Rahul Gandhi recently criticised Ayushman Bharat, Prime Minister Modi’s flagship healthcare insurance scheme, and said his party, the Congress, will give healthcare for all - health assurance in place of health insurance.
It is interesting that the Congress, which erected a rights-based regime, forgot to introduce this right during its 10-year-long rule and thought of it only after Ayushman Bharat came along.
Legislating its way out of problems is a classic Congress approach. But the rights it has introduced hasn’t changed things much on the ground. Either they didn’t translate to reality - right to food - or didn’t eradicate joblessness - right to employment - or did more harm than good - right to education - or put a premium on information that should have been openly available - right to information.
Now the latest ‘right to healthcare’ proposal of the Congress should be seen in light of this record.
Let’s look at what the Congress is proposing.
First, the cost. The Congress says it will increase public health expenditure to 3 per cent of GDP. This is an old promise. When UPA came to power in 2004, it had planned to increase health expenditure as a percentage of GDP to 2-3 per cent by 2009. It could only take it to 1.09 per cent - a figure which remained unchanged by 2013-14. This has marginally improved to 1.3 per cent by 2018-19.
And now it has also promised a national farm loan waiver and a national minimum income costing trillions of rupees. But, as the saying goes, money doesn’t grow on trees. Just ask Manmohan Singh.
In any case, National Health Policy 2017 aims to take public health spending to 2.5 per cent by 2025. And going by the progress, the central government seems on course to meet this target.
Second, let’s talk about Congress guaranteeing universal access to health services.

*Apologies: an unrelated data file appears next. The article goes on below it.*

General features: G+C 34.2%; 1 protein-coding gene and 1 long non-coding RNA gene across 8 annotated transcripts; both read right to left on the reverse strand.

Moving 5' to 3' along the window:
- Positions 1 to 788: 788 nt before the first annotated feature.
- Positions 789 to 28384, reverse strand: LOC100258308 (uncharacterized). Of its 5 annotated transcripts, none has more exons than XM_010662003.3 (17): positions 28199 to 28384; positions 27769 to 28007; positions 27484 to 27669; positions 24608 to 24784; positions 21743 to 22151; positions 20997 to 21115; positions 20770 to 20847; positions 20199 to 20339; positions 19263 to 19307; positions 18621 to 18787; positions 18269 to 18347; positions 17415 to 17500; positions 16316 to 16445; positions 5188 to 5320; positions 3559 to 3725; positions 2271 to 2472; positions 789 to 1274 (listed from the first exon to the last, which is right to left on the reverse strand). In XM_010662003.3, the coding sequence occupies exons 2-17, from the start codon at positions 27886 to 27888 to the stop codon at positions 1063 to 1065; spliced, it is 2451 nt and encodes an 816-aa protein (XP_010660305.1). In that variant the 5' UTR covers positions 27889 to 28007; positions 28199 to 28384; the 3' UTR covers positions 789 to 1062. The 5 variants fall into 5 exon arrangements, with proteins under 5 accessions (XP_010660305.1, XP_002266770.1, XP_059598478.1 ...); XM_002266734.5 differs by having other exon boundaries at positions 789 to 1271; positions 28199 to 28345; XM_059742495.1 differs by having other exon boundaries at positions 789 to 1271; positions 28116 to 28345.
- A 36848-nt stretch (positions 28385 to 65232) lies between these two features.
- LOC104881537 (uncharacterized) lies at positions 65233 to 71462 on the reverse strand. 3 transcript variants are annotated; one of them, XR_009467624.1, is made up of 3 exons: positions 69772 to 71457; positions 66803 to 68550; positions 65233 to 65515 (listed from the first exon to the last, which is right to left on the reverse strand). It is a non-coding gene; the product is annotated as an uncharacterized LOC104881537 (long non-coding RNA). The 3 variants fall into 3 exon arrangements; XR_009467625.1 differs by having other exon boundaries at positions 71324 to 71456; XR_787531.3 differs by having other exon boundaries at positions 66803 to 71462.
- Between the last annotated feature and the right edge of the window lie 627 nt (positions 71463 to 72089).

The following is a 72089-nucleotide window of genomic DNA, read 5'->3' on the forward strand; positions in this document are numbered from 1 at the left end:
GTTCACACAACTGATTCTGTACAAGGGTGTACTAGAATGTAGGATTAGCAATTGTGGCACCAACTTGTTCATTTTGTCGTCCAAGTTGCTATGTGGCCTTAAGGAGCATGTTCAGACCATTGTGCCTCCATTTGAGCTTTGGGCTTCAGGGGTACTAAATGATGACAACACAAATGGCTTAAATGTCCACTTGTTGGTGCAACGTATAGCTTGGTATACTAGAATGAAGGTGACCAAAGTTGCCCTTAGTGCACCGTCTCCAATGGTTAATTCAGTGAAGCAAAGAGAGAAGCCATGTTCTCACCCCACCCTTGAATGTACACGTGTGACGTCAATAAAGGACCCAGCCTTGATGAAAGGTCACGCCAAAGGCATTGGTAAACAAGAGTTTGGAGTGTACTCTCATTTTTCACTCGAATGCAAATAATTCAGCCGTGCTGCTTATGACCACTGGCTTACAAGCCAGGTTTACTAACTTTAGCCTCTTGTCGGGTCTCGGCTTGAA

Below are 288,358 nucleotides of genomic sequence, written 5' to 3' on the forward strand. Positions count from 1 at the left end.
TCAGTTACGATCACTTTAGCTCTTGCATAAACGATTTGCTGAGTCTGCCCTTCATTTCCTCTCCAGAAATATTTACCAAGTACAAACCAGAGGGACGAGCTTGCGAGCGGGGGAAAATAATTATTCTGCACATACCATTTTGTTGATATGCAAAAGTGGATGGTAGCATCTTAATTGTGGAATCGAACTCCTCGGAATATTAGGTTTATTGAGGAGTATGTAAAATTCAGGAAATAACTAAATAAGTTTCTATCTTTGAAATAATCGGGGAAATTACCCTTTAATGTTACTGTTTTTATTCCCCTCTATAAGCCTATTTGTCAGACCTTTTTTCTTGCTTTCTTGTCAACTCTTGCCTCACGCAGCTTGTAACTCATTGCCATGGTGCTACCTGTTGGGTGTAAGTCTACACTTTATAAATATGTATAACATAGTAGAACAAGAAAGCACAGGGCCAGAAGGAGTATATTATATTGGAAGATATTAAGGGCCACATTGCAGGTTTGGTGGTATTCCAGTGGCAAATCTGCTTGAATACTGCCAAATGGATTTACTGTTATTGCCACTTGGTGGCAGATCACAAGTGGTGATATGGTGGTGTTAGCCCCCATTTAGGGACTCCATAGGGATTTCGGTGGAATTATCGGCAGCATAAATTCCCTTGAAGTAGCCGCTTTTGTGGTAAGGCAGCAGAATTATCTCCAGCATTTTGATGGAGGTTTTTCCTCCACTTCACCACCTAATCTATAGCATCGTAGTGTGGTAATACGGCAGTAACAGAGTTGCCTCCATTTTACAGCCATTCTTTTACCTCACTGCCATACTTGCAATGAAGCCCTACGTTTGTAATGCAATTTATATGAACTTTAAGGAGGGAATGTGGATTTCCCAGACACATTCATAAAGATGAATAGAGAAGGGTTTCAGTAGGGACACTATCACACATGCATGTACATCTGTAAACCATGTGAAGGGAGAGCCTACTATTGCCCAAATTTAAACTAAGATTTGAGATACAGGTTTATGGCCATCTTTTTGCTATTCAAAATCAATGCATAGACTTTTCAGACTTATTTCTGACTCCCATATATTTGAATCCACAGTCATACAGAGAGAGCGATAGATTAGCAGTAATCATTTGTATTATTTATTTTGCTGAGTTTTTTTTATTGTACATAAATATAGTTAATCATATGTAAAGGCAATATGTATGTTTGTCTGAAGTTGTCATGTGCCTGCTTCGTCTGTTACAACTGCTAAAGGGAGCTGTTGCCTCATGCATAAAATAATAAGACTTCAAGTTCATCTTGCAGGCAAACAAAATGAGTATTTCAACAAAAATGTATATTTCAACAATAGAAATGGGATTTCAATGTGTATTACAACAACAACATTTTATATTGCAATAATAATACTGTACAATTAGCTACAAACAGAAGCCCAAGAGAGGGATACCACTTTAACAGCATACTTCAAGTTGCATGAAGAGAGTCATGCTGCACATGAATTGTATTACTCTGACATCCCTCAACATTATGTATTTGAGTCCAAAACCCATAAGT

Can guaranteeing something on paper through an Act actually make it happen? Not really. Just look at how right to education is faring. Hundreds of budget schools which catered to the lower middle class have been forced to close down. Thousands of others are facing threat of closure.
Imagine if such a right were to be given in the health sector, where any person could walk into a private hospital and claim the right to be treated at a highly subsidised rate, and then hospitals file paperwork and run after the government to get that token reimbursement.
Imagine if you can’t even verify if the person who is coming in to get treated is poor or not, and if he is later found to be poor by the government, after he has been treated, the hospital gets punished.
Compare this draconian proposal to the way Ayushman Bharat is structured. All the beneficiaries - over 10 crore families - have been identified and are being given e-cards. Private hospitals aren’t bound by law to admit anyone who comes in. The rates of reimbursement for different treatments are defined, and those in the private sector who feel comfortable with the terms can join in. Instead of closing down hospitals, the scheme incentivises private sector to invest and scale up their operations.
Third, the Congress wants to make public hospitals the first choice for patients. Except, they already are. But not because they provide quality healthcare but because they are cheap.
And where will the doctors and hospitals come from to cater to millions of people? As of 2018, only six states in the country meet the modest WHO criteria of one doctor for 1,000 people.
Congress says it will increase the number of doctors by establishing more medical colleges and providing more scholarships and loans to medical students. The former will require huge investment in human resource and infrastructure. By incentivising the sector instead, we can serve many more people at a fraction of the amount that the Congress is proposing to pump into the inefficient government hospital system. That’s what Ayushman Bharat is trying to do.
And more than increasing scholarships, we need a liberalised medical education regime, where opening and running private medical colleges is easy and free of licence raj. The competition will bring down costs and help in attracting more students to this profession. The Modi government’s proposed overhaul of Medical Commission strives to achieve this.
Sure, Ayushman Bharat is not perfect. But it gets the basics right. Tweaking it from time to time based on stakeholder feedback is what is needed. The Congress’ proposal, on the other hand, is irrational, impractical, and untenable. It belongs in the dustbin.
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